By Bernard Bekoe,GNA
Nkawie (Ash), April 29, GNA - An innovative project that seeks to draw strong backing and active involvement of forest-dependent communities in the protection and efficient management of the nation’s forests has been launched at Nkawie in the Atwima-Nwabiagya District.
Under it, the people are being trained to use mobile phones and mobile phone application technology in reporting violations of the forest laws.
This comes amid the disturbing decline of Ghana’s closed forest – now reduced to less than 25 per cent of its original size.
The annual deforestation rate is put at two per cent, something, the Deputy Ashanti Regional Manager of the Forest Service Division (FSD) said gave cause for concern.
Mr. Isaac Noble Eshun, launching the project - “Community Based Real-Time Forest Monitoring” said it was important for stakeholders to combine efforts to stop the destruction.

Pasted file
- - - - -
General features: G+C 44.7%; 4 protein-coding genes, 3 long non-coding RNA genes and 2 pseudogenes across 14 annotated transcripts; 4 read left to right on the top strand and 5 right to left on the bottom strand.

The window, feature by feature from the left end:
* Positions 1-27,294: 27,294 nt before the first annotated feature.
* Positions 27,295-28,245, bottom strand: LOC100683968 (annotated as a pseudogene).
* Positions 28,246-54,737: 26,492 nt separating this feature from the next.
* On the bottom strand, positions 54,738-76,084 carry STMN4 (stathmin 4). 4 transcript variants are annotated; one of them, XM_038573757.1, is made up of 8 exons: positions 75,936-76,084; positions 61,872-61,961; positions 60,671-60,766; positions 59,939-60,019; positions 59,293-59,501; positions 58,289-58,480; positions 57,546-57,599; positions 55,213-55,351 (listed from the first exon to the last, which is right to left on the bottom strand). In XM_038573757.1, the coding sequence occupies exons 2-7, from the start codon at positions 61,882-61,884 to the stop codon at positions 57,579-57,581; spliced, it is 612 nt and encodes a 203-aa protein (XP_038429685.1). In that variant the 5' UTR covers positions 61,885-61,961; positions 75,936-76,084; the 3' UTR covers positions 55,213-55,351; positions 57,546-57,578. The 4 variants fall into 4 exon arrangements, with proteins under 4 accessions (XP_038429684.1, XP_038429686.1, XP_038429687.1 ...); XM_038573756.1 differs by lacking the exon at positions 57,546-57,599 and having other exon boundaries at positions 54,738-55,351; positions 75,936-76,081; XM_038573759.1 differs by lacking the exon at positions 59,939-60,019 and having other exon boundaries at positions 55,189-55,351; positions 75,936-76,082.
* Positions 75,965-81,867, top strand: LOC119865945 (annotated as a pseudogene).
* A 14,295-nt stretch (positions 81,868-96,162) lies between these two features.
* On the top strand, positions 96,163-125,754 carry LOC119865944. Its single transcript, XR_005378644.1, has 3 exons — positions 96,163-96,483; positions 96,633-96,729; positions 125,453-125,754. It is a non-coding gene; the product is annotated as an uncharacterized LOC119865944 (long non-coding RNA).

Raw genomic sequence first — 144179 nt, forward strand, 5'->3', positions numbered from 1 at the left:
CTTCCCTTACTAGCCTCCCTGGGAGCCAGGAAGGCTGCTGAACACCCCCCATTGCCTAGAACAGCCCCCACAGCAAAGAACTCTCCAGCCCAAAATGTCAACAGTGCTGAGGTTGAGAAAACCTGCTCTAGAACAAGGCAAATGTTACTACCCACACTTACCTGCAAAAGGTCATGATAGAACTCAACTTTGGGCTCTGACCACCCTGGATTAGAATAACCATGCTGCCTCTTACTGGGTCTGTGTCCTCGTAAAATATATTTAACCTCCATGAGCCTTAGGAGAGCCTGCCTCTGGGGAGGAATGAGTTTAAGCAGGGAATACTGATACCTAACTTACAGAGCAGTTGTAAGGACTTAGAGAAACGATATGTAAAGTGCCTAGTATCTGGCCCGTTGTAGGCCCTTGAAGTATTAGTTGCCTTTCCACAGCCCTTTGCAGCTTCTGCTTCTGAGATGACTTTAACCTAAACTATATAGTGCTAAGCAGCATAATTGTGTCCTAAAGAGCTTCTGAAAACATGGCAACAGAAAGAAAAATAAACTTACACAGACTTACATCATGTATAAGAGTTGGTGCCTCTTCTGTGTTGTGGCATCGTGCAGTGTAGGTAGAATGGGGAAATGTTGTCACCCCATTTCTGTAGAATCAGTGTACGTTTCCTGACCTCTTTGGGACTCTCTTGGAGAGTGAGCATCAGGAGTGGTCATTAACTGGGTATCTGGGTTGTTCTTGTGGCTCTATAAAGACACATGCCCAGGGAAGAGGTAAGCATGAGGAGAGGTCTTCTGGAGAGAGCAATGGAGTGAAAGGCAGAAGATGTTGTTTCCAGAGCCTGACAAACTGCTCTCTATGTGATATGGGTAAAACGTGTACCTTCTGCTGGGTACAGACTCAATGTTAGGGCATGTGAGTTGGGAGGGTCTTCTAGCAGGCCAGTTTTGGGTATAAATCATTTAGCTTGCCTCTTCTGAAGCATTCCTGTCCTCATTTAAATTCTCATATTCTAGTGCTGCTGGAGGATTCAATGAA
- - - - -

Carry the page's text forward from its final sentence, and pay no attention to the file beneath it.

It was to achieve just this that the capacity of the forest fringe communities was being built to correctly identify any infraction of the forest laws and report for verification and action by the appropriate state institutions.
He said the introduction of information technology, was a lesson from the success story of similar project in Cameroun by the Rainforest Foundation, “where community members were trained to capture and transmit accurately geo-referenced reports on forest illegalities to a central database in real-time, even where there is no mobile phones or internet connectivity”.
The FSD Deputy Regional Manager said improving the participation of the local people in the monitoring and reporting of unlawful forest activities – illegal chainsaw operation, mining, extension of admitted farms and settlements, was the way forward to preserve and promote forest good governance.
Mr. Enoch Kwame Ampadu, the Project Coordinator, noted that empowering the communities through training and the use of technology would enable them to hold logging companies to account for their actions and thereby ensure transparency in their operations.
He said he was confident that when given the needed training and support the communities could make significant contribution towards safeguarding the forest and its resources.